Federer matches Agassi for Grand Slam wins

Roger Federer tied Andre Agassi for the second-most match victories in Grand Slam tournaments by beating Santiago Giraldo in straight sets on Monday.

Updated: August 30, 2011 11:18 IST
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New York: Roger Federer tied Andre Agassi for the second-most match victories in Grand Slam tournaments by beating Santiago Giraldo in straight sets on Monday.

The third-seeded Swiss won 6-4, 6-3, 6-2 to move level with Agassi on 224 singles wins at tennis majors; nine behind Jimmy Connors.

Federer said he wasn't aware of that mark.

"I've played many Slams in a row already. I'm healthy. It's just another way of saying, 'Roger, you've been doing many right things throughout your career,'" he said. "It gives me good satisfaction and points me in the right direction."

Federer improved to 12-0 in first-round matches at Flushing Meadows, and 57-6 overall at a venue where he's lifted the champion's trophy five times.

The Swiss star, who turned 30 on Aug. 8, is trying to win at least one Grand Slam title for what would be a record ninth consecutive year. He also would like to become the first 30-something man to win a major tournament since Agassi at the 2003 Australian Open.

Federer has won each major trophy at least once, so he knows the ins and outs of the various Grand Slam surfaces - the hard courts at the Australian Open and U.S. Open, clay courts at the French Open, and grass courts at Wimbledon - and was concerned organizers have made the Flushing Meadow courts too slow this year.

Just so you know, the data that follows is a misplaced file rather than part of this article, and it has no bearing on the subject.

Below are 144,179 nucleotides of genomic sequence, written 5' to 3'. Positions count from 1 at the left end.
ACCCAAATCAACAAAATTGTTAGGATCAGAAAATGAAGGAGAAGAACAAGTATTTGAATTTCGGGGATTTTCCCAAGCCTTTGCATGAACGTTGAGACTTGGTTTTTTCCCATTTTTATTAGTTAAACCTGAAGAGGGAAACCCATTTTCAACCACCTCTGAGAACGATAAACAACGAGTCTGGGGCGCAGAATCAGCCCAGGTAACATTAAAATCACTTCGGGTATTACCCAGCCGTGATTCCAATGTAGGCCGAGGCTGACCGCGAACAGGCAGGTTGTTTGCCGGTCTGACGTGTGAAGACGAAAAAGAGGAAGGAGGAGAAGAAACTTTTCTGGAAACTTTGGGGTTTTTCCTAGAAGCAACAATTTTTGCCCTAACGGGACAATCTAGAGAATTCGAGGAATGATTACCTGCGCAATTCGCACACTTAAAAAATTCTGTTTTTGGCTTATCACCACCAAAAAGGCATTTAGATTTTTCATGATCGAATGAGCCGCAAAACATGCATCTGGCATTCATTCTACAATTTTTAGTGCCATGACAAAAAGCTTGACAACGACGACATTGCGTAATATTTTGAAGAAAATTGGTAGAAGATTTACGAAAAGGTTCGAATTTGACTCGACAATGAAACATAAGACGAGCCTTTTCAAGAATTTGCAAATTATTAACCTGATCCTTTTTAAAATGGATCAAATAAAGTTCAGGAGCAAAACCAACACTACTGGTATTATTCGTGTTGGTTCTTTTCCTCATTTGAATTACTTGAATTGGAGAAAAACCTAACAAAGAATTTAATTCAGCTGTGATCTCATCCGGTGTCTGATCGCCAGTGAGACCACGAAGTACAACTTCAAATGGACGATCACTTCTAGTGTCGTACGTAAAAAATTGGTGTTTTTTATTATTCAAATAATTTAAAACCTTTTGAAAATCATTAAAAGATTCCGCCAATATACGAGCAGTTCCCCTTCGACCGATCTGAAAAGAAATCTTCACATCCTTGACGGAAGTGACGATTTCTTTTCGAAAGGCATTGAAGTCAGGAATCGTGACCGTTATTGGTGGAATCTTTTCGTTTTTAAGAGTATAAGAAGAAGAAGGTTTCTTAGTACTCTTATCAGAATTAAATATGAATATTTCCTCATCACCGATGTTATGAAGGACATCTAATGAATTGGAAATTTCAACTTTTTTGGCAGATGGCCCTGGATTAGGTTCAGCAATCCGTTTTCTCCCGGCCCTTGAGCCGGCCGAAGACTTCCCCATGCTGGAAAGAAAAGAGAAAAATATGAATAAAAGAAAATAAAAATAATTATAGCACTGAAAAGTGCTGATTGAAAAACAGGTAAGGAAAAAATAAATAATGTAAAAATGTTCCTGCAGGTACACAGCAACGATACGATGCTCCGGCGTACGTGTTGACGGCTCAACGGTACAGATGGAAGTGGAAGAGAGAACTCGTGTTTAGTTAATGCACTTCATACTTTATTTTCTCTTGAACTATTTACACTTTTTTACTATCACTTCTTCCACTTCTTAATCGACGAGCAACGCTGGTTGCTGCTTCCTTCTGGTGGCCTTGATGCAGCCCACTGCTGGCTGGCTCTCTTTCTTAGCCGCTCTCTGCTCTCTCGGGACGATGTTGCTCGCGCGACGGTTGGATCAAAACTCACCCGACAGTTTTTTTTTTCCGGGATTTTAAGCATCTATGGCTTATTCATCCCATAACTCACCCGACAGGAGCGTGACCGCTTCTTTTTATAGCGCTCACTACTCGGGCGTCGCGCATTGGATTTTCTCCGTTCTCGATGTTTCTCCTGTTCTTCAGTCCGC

"Did they make a mistake? Maybe they did paint the court a bit too rough. It's just unfortunate that maybe all the Slams are too equal," the 16-time major champion said. "They should feel very different to the Australian Open, and now I don't feel it really does."

He showed a few signs of rust early under the lights against Giraldo, losing serve three times in the first two sets. Federer thought that might have been connected to his sense that the court played "definitely slower" than at the hard-court tuneup tournaments at Cincinnati and Montreal this month - and slower than in New York in 2010.

"It takes some getting used to. You're not getting as many free points with your serve," Federer said. "Maybe that was part of the inconsistent play I had early on in the first couple of sets."

Explaining how the conditions felt Monday, Federer said: "The night session just feels like you can take huge cuts at the ball, you can run everything down. It's great for tennis, but I'm not sure if it's really what the game needs. The game needs different speed at Slams and so forth. I don't feel we quite have that at the moment, especially if the U.S. Open is getting slower."

On the other hand, Federer noted that he thinks that will lead to "amazing points."

"It's going to be super athletic, which is fun," he added. "So it's all good."

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